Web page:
How to EXPLODE Your Blog Traffic Using Pinterest

This post may contain affiliate links.

In the world of blogging; generating traffic is the key to achieving success. After all, who wants to spend hours (days, weeks, months…years?) creating valuable content that nobody reads? Okay… You can ignore my rhetorical question; but when it comes to the topic of traffic, are you really employing all options available to you when it comes to marketing your blog?

FYI: I have included the following links relevant to Blogging. They are provided to supplement this post:

How I Make Extra Money With Amazon

How to Make Money With a Blog

How I Turned My Blog Into a Business

Now, I am a relatively new blogger — and also relatively young. As a 20-something entrepreneur, interested in learning new things about the world, it’s probably natural to assume that I have a Pinterest account. You probably do, too. As a matter of fact, I’d venture to say that most people I know use Pinterest. However, if you’re not all that familiar with Pinterest, you’re not alone. In fact, the whole thing sounded a little silly to me when I first heard about it, too.

Pinterest is a social network that allows information to be shared via visual images called ‘pins.’ These pins are basically, a vehicle that can travel from user to user (if they re-pin), and it is not uncommon to see a pin that has been shared hundreds of thousands of times. These pins carry the link to an article (from your own blog) and as it gets shared with each pinner, your content is carried along. A single pin could go viral in a week and quadruple your site’s traffic. It’s real, because that’s what happened to me.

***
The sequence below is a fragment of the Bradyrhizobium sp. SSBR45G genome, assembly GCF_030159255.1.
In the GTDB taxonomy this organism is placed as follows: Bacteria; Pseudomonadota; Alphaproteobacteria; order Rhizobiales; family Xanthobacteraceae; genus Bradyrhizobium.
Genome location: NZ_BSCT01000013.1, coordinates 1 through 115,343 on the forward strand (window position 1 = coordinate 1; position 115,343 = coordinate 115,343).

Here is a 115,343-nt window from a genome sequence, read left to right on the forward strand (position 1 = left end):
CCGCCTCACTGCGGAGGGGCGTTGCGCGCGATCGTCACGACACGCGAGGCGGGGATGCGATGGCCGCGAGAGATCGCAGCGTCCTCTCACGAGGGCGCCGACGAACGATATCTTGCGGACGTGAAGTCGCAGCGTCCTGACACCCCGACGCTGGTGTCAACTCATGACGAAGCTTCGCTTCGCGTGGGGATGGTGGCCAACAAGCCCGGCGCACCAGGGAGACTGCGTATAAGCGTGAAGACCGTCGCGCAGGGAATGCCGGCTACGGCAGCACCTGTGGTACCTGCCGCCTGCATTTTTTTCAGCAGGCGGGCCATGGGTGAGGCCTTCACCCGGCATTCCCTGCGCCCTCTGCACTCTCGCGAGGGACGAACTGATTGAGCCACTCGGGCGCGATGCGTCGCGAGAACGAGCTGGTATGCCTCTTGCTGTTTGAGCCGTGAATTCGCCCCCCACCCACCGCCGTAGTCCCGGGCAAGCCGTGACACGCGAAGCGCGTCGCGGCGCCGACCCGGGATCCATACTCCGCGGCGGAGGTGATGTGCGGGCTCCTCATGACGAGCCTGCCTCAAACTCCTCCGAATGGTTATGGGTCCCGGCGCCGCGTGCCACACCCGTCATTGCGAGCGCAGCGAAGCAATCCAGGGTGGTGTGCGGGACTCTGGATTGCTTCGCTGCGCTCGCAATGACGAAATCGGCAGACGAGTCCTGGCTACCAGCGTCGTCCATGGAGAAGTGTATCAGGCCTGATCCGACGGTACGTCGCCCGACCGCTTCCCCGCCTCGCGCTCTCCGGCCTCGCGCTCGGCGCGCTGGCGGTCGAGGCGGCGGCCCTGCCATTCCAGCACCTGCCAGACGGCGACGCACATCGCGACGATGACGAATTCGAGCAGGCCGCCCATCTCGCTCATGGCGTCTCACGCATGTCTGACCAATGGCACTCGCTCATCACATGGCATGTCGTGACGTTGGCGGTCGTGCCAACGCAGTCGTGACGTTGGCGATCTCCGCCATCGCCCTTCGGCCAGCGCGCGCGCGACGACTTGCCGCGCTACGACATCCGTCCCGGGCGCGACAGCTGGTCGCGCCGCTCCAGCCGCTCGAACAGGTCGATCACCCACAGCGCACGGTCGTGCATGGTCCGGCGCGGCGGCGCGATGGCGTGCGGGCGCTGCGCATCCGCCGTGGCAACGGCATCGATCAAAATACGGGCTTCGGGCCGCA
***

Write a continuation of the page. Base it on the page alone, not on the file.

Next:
With that being said, can you see how valuable this kind of network can be once you figure out how to harness the potential of Pinterest marketing? It can be a little tricky to figure out exactly how to create a beneficial pin. Don’t worry. I am going to share with you 3 tips that will change how you view Pinterest and its potential for boosting your traffic — almost immediately.

  1. Create a pin with potential

There is a lot of marketing involved in creating the right ‘pin.’ When you visit the Pinterest site, you will be greeted by (potentially) millions of pictures ‘pinned’ for your viewing pleasure. The pictures you’ll see are, basically, a small advertisement for the content to which they are linked (usually, a blog or website).

Since the idea is to create a pin that everyone will want to re-pin, you should consider a few things.

First of all, Pinterest does not have a standard size allowed for pins. This means you can pin a dinky little horizontal photograph with poorly titled text. OR… You can place a very long, vertical pin (which takes up triple the amount of space as the smaller one) with large, easily readable text which displays a pleasing variety of colors and images.

Use BIG and BEAUTIFUL pins, please. This will increase your pin percentage astronomically. No one can find those little tiny pins!

To learn about how I optimize my pins to generate traffic, read this.

  1. Link back to well-written and relevant content on your blog or website